I made this a few days ago, but never got around to posting it…because I had a few issues along the way…so in case you thought all my recipes ended in success, here’s a bit of a reality check.
I got this acorn squash at the farmer’s market.
Issue #1 occurred with my lack of knife skills (slash intimidation with big shiny metal). If you feel comfortable making a crushing blow down on a squash, more power to you, but I’m not quite there yet in my culinary career.
As a result, my cut ended up being slightly off center leaving me with a 70/30 spilt squash (rather than the even 50/50 cut I was going for). You may be thinking this isn’t that big of a deal (and you’d be right, it wasn’t). But for tutorial sake (and true squash baking perfection), having equally shaped/sized halves will allow them to cook uniformly. Instead, I had to take the smaller portion out of the oven earlier, because it wasn’t as thick and therefore didn’t need to cook as long as the larger portion.
I’ll get back to that later though…because now I want to turn my attention to the seeds.
I love roasting pumpkin seeds, so I figured I shouldn’t let the squash ones go to waste.
I love salty seeds, but this time I went with a sweet recipe.
Sweet roasted squash seeds
- 1 tsp cinnamon
- 1 tsp coconut oil, melted (I used Tropical Traditions Gold Label organic coconut oil pictured below)
- 1/2 tsp NuNaturals liquid stevia (alternatively, you could use 1 tsp of vegan sugar)
*As a disclaimer, I did receive the Tropical Traditions Gold Label coconut oil from the company to review. Point blank, after one taste, I am already in love with it. I can’t wait to share more recipes with you guys.
Mix all the ingredient up in a bowl and then spread them onto a baking sheet with cooking spray.
Here’s where issue #2 reared it’s ugly head.
The apartment went from smelling of heavenly coconut bliss to completely reeking. What a disaster. In case you were wondering, this was after just 8 minutes under the broiler.
So what did I learn?
Toast your seeds with the oven on 400 and have patience. Don’t use the broiler because they will char like a vampire in the sun. Once you pre-heat the oven to 400, it will only take 10-20 minutes for the seeds to brown. Toss them a few times to make sure they get even exposure. There’s always next time…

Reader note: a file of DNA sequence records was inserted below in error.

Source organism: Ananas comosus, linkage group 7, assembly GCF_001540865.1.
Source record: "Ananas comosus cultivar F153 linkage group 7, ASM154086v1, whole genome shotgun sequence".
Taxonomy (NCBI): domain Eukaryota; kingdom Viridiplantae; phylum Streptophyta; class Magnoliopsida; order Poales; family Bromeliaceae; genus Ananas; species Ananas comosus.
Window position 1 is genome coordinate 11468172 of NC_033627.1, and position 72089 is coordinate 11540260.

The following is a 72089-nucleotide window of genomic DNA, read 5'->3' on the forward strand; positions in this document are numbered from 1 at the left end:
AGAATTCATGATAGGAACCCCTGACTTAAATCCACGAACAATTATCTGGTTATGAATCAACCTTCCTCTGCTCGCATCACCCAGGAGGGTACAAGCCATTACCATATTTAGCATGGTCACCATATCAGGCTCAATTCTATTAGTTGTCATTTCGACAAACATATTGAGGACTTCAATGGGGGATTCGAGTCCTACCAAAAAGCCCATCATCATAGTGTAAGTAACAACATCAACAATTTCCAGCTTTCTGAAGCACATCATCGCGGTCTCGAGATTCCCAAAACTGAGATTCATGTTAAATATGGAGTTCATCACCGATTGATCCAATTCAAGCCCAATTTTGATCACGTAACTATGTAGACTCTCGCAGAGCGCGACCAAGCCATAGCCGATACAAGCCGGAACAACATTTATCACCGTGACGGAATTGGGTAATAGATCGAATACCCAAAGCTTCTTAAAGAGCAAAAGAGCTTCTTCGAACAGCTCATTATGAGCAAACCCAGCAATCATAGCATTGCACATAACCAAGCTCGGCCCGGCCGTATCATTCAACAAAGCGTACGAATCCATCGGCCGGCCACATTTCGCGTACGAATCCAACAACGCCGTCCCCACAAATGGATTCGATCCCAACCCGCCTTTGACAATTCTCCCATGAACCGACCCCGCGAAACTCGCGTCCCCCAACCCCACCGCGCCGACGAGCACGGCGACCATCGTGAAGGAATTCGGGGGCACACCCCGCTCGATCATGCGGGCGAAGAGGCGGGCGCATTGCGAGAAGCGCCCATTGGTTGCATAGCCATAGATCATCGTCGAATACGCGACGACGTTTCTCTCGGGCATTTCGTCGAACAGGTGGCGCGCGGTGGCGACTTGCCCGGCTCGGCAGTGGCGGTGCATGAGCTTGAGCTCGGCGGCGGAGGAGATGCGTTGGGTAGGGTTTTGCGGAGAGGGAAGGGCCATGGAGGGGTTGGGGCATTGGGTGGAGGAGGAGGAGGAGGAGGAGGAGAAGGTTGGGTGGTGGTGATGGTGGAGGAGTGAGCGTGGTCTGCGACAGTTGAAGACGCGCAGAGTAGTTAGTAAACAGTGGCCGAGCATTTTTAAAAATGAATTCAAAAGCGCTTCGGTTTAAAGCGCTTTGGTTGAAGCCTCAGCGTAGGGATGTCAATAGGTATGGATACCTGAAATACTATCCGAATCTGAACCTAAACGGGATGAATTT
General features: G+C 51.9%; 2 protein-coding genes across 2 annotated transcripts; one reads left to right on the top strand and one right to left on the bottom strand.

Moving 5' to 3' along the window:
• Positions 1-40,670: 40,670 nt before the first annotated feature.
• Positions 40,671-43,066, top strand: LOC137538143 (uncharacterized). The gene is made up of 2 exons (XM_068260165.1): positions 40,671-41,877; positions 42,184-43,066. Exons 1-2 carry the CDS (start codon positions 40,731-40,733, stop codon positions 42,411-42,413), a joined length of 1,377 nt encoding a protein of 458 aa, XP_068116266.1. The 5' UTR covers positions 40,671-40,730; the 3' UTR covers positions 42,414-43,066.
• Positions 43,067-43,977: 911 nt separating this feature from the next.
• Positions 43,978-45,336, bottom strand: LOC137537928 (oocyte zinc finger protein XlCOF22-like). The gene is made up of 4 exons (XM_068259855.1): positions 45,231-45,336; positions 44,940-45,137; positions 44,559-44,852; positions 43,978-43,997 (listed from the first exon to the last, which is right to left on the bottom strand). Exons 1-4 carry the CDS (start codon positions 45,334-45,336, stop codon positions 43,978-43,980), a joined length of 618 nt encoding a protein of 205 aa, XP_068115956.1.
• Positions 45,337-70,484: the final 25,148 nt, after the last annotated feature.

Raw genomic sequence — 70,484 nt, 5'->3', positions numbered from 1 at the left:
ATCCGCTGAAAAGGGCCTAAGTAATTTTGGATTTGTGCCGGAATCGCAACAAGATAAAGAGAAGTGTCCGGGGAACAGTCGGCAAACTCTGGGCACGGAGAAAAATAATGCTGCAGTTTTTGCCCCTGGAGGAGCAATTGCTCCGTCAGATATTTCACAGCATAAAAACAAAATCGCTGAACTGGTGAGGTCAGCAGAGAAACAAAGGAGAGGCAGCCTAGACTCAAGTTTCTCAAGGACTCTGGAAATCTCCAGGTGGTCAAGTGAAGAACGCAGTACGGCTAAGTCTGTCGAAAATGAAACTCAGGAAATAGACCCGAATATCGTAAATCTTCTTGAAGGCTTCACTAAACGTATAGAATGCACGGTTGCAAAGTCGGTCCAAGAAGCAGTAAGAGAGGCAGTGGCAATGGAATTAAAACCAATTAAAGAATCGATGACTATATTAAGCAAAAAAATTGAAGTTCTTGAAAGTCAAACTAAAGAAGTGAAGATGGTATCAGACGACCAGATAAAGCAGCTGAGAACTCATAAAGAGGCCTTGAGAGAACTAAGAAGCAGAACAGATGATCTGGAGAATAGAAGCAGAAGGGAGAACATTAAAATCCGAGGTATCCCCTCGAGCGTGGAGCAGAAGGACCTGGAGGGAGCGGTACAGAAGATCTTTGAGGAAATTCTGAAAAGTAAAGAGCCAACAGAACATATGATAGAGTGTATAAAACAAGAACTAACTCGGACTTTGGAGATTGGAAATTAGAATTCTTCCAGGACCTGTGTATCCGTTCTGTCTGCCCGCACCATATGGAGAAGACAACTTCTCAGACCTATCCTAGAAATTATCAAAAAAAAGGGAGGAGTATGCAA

Now back to the squash.
Place each “half” face down in ~1 inch of water and put in a 400 degree oven.
After ~45 minutes they should get soft enough to pierce with a fork. That’s how you can tell if they are done. Depending on how mushy you like your squash (or what you are planning to do with it), you can keep cooking it as long as you want. Since I was planning on stuffing the acorn squash halves, I kept them slightly less mushy than I typically like.
Can you see the fork prong marks?
I let them cool while I prepped the inside stuffing.
Wheat Berry Stuffing (yields way more than can fit in the acorn squash)
- 1/2 cup soaked wheat berries
- 1 small bell pepper
- 1-2 large carrots
- 1/4 cup roasted red pepper hummus
- 1 tsp apple cider vinegar
- 1 tbsp nutritional yeast
After everything is mixed up separately, scoop it into the squash and either (a) put it back in the oven for a few minutes, or (b) go the lazy route (yes, please!) and pop it in the microwave for a quick minute.
The combo of hummus, apple cider vinegar, and nutritional yeast is one of my favorites ever. It makes for a bangin’ savory sauce with a delicious cheese-like flavor.
I chopped the larger portion in half to facilitate the grubbing process.
The smaller portion was more of a mess to eat, but whatever, I made it work. I’m such a trooper.
I polished off the leftover stuffing on the side and it was the perfect fall dish. I love stuffing squash. I’ve tried several kinds of squash and Delicata and Butternut are my favorites. What’s your favorite squash?
If you’re interested, here are a few stuffed squash recipes I’ve made before:
*More in the recipes tab